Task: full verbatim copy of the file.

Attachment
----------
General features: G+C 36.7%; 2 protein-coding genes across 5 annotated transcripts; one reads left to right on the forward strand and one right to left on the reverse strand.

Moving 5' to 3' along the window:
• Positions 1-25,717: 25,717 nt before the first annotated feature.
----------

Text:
General features: G+C 36.7%; 2 protein-coding genes across 5 annotated transcripts; one reads left to right on the forward strand and one right to left on the reverse strand.

Moving 5' to 3' along the window:
• Positions 1-25,717: 25,717 nt before the first annotated feature.